My main belief is that variation is the key to continuous progress. Variation mostly in the way the repetitions are performed. Essentially you want to “force” the muscle to work differently. That’s because every type of contraction has a slightly different motor pattern and physiological effect.
The more you repeat the same type of stimulus, the quicker less effective your program becomes.
Adding volume or increasing the weight doesn’t change the type of stimulus, only it’s magnitude. Once you are habituated to a type of stimulus, it stops leading to significant adaptations. Adding volume will not make a difference, except causing more fatigue, at that point.
What you want is to change the training methods and or/the way you are performing your reps (tempo changes, including isometric holds, etc.), or even the style of training you do.
Changing the exercises (for example) won’t work for long if you use the same type of training because you are still asking the muscle tissue and nervous system to work the same way.
In the strength vs. size video I stayed VERY general and it is actually not how I work. It is what I consider to be good basic advice, but my own methods are beyond that BUT they do require a more profound understanding of the training process.
For example, at the moment Im working on an article about 30 training methods that I use. I normally rotate through them to change the type of stimulus as much as humanly possible as I believe that drastic changes in the type of training stimulus is the key to sustained progression.
I always knew this instinctively. That’s why when you look at all the articles I wrote in the 20 years I’ve been on T-nation, it seems to be all over the place. The reason is that I always write about what I’m doing at the moment or about methods I’m using with clients. And because I always instinctively changed my training (and that of my clients) dramatically from phase to phase it can look all over the place.
And I’m not gonna lie, until recently when I started to get a better understanding of the adaptation process I didn’t fully understand the importance of variation. I just naturally gravitated toward it.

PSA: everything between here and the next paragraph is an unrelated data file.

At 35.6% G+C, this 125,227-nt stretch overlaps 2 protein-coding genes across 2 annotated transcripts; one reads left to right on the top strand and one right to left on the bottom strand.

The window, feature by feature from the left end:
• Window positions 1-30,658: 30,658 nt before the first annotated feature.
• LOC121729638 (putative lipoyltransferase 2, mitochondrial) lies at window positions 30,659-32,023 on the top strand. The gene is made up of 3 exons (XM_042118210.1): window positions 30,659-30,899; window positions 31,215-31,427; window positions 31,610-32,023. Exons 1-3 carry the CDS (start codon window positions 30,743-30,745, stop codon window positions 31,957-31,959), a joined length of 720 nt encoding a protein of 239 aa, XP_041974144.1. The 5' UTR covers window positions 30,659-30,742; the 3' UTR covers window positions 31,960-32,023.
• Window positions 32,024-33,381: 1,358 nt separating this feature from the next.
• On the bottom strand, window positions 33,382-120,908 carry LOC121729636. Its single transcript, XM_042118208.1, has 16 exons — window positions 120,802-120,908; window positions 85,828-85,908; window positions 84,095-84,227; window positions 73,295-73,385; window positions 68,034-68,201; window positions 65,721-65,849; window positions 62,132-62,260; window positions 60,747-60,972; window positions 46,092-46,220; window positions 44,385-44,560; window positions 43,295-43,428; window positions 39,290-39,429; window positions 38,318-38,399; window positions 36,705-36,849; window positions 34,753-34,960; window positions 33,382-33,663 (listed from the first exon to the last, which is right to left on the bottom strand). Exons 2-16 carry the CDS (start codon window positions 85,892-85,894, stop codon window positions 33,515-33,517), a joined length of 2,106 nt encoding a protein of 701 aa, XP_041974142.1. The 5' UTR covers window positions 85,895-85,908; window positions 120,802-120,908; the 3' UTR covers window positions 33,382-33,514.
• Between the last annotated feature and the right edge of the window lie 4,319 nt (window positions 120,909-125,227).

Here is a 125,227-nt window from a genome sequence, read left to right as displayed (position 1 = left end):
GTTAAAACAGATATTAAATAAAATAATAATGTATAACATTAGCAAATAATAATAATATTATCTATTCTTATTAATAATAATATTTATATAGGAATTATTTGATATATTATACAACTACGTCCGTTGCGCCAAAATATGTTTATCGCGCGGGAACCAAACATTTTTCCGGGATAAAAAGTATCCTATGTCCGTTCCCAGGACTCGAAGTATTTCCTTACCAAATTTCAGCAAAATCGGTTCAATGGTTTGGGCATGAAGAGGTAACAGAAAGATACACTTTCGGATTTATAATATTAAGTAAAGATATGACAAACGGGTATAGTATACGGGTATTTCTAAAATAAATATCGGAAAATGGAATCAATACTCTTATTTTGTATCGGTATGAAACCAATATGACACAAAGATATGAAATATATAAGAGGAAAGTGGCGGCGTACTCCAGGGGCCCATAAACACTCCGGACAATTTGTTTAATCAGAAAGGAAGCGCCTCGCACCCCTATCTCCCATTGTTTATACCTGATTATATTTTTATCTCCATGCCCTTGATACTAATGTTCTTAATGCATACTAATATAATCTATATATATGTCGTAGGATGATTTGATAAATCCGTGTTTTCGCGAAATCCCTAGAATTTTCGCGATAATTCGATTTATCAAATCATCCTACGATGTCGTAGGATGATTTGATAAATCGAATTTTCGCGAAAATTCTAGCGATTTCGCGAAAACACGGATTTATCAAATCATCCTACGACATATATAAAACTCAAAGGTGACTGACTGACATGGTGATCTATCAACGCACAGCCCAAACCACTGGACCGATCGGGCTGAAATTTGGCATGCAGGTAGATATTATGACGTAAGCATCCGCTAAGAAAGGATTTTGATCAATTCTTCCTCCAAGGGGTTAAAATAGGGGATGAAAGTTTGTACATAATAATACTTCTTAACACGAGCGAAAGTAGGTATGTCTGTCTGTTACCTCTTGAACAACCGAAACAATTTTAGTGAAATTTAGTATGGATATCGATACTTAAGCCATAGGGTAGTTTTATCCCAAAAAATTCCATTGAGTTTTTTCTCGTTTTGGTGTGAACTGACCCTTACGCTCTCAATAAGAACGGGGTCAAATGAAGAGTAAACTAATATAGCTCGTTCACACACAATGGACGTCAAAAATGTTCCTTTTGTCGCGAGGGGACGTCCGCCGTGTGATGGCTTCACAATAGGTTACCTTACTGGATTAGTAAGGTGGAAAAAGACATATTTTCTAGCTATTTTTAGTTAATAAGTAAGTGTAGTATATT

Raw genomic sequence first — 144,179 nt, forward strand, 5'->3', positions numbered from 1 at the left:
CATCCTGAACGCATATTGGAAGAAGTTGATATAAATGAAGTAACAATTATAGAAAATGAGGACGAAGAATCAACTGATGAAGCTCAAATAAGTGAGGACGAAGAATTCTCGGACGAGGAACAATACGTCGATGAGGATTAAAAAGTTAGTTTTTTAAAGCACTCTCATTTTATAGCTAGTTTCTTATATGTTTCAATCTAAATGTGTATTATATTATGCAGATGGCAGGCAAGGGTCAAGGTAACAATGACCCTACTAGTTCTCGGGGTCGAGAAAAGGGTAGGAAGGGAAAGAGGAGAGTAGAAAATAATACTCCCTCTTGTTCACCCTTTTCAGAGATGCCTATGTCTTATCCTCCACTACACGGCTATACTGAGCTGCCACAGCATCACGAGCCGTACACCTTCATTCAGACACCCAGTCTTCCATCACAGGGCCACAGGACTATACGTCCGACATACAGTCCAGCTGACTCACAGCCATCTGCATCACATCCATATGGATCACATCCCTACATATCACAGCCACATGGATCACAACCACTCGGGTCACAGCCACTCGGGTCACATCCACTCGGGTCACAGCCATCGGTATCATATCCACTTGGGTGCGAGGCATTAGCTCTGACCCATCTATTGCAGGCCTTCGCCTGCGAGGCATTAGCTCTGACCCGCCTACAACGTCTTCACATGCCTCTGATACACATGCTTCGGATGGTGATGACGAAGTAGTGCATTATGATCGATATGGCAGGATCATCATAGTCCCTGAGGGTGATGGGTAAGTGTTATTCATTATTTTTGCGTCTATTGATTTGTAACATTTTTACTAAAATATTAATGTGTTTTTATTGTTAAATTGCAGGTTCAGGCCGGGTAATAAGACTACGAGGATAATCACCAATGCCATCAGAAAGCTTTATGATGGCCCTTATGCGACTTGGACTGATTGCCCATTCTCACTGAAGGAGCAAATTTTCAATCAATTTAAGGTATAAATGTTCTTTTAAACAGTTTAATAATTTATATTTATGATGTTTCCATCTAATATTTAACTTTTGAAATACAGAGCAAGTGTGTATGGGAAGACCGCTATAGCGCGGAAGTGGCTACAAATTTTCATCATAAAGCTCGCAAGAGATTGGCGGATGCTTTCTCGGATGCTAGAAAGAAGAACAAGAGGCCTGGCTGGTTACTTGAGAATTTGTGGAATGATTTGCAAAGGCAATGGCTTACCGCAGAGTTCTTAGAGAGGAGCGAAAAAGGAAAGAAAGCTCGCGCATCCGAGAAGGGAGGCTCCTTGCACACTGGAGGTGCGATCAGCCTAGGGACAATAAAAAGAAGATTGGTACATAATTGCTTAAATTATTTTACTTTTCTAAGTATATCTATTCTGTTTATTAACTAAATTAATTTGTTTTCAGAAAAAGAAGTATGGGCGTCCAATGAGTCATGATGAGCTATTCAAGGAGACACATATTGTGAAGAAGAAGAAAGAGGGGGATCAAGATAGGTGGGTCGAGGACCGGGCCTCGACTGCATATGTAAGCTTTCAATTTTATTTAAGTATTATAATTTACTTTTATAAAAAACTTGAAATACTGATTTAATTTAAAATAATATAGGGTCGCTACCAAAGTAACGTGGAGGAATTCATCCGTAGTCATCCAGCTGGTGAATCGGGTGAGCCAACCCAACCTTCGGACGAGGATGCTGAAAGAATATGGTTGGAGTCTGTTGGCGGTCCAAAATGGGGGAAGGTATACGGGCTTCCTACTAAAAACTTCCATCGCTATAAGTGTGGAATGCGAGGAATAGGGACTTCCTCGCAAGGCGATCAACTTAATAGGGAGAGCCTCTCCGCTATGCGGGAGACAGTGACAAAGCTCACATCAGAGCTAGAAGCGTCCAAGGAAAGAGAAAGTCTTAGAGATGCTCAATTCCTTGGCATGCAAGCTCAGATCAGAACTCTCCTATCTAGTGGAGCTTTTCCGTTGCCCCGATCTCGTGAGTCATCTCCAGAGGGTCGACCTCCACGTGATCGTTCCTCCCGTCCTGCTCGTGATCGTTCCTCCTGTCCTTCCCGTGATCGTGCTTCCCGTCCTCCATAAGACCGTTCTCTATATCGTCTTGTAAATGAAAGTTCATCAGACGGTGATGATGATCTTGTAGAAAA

As for the volume question. The Best Damn program uses one extreme approach. See it as the absolute surest way of not doing too much. But it doesn’t mean that someone cannot do more volume than that. Volume tolerance depends on many variables like training experience, fiber make-up, ACTN3 type, hormone levels life stress, body type, life stress, etc.
I personally can handle a fairly high amount of volume without having issues. Genetically speaking that is my “gift”. And I actually trained myself to be able to tolerate volume. Not to mention that I have very little life stress. I don’t have a demanding job, I can sleep a lot, I have no financial or relationship issues, etc.
And a major mistake that I made as a coach was assuming that everybody was like me. They aren’t.
Now, in an ideal world, you would find the exact optimal ratio of volume, frequency, and intensity for your body. But the average reader might not be equipped to do that.
And it is true that most natural trainees fail to progress because they do too much. So I wrote an article about a system that made it impossible to do too much per session. It is the absolute minimum volume one can do.
See training this way: it’s like an equalizer. You have three nobs that you can adjust and when you increase one, the other two should automatically go down to adjust the total output.
You can play with volume, intensity (how hard you push your sets) and frequency.
You have a limited total output that your body can tolerate and still have positive adaptations.
In the Best Damn program volume is turned down as low as it can be, meaning that to still get an optimal “output” (stimulus) the other two variables needed to be brought up. So all sets are taken to failure or beyond and the frequency is very high.
You can absolutely do more volume but the other two variables will need to come down accordingly.